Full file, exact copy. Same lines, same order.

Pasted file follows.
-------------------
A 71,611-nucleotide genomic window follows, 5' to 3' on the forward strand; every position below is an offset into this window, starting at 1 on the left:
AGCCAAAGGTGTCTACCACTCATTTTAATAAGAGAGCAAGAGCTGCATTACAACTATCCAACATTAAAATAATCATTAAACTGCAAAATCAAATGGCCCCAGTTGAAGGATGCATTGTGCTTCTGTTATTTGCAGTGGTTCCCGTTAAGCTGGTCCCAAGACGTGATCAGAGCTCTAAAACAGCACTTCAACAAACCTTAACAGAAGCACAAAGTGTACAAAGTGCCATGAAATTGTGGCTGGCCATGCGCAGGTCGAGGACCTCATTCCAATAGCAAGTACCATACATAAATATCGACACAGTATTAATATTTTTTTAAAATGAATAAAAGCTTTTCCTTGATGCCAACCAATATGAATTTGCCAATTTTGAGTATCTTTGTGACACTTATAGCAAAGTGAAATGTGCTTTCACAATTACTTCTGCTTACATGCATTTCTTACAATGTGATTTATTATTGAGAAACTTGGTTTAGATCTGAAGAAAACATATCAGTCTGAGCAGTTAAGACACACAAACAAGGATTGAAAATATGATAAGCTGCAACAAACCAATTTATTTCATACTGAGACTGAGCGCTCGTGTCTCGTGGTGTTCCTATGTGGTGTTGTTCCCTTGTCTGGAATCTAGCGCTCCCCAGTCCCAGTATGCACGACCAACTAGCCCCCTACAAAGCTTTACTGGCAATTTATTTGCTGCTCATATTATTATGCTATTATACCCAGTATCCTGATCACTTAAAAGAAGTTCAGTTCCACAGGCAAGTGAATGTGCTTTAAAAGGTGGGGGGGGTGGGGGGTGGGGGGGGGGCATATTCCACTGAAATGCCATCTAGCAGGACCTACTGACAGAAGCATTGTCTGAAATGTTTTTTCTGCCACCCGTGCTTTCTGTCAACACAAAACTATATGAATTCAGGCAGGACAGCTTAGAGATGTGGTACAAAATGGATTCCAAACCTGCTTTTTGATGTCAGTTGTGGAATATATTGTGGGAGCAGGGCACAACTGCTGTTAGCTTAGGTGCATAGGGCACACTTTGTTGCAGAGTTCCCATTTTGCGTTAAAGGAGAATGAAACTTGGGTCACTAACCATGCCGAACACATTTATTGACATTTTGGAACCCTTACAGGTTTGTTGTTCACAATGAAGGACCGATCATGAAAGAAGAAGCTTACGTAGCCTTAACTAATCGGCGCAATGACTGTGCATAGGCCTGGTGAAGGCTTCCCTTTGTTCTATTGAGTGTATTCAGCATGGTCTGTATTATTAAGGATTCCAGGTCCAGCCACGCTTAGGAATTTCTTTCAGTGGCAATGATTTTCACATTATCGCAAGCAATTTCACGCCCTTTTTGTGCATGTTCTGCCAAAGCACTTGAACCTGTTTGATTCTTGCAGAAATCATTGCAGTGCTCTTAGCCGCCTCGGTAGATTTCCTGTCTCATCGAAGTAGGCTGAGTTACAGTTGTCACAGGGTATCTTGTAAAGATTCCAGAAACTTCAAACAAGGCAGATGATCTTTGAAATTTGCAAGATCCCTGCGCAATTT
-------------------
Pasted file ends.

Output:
A 71,611-nucleotide genomic window follows, 5' to 3' on the forward strand; every position below is an offset into this window, starting at 1 on the left:
AGCCAAAGGTGTCTACCACTCATTTTAATAAGAGAGCAAGAGCTGCATTACAACTATCCAACATTAAAATAATCATTAAACTGCAAAATCAAATGGCCCCAGTTGAAGGATGCATTGTGCTTCTGTTATTTGCAGTGGTTCCCGTTAAGCTGGTCCCAAGACGTGATCAGAGCTCTAAAACAGCACTTCAACAAACCTTAACAGAAGCACAAAGTGTACAAAGTGCCATGAAATTGTGGCTGGCCATGCGCAGGTCGAGGACCTCATTCCAATAGCAAGTACCATACATAAATATCGACACAGTATTAATATTTTTTTAAAATGAATAAAAGCTTTTCCTTGATGCCAACCAATATGAATTTGCCAATTTTGAGTATCTTTGTGACACTTATAGCAAAGTGAAATGTGCTTTCACAATTACTTCTGCTTACATGCATTTCTTACAATGTGATTTATTATTGAGAAACTTGGTTTAGATCTGAAGAAAACATATCAGTCTGAGCAGTTAAGACACACAAACAAGGATTGAAAATATGATAAGCTGCAACAAACCAATTTATTTCATACTGAGACTGAGCGCTCGTGTCTCGTGGTGTTCCTATGTGGTGTTGTTCCCTTGTCTGGAATCTAGCGCTCCCCAGTCCCAGTATGCACGACCAACTAGCCCCCTACAAAGCTTTACTGGCAATTTATTTGCTGCTCATATTATTATGCTATTATACCCAGTATCCTGATCACTTAAAAGAAGTTCAGTTCCACAGGCAAGTGAATGTGCTTTAAAAGGTGGGGGGGGTGGGGGGTGGGGGGGGGGCATATTCCACTGAAATGCCATCTAGCAGGACCTACTGACAGAAGCATTGTCTGAAATGTTTTTTCTGCCACCCGTGCTTTCTGTCAACACAAAACTATATGAATTCAGGCAGGACAGCTTAGAGATGTGGTACAAAATGGATTCCAAACCTGCTTTTTGATGTCAGTTGTGGAATATATTGTGGGAGCAGGGCACAACTGCTGTTAGCTTAGGTGCATAGGGCACACTTTGTTGCAGAGTTCCCATTTTGCGTTAAAGGAGAATGAAACTTGGGTCACTAACCATGCCGAACACATTTATTGACATTTTGGAACCCTTACAGGTTTGTTGTTCACAATGAAGGACCGATCATGAAAGAAGAAGCTTACGTAGCCTTAACTAATCGGCGCAATGACTGTGCATAGGCCTGGTGAAGGCTTCCCTTTGTTCTATTGAGTGTATTCAGCATGGTCTGTATTATTAAGGATTCCAGGTCCAGCCACGCTTAGGAATTTCTTTCAGTGGCAATGATTTTCACATTATCGCAAGCAATTTCACGCCCTTTTTGTGCATGTTCTGCCAAAGCACTTGAACCTGTTTGATTCTTGCAGAAATCATTGCAGTGCTCTTAGCCGCCTCGGTAGATTTCCTGTCTCATCGAAGTAGGCTGAGTTACAGTTGTCACAGGGTATCTTGTAAAGATTCCAGAAACTTCAAACAAGGCAGATGATCTTTGAAATTTGCAAGATCCCTGCGCAATTT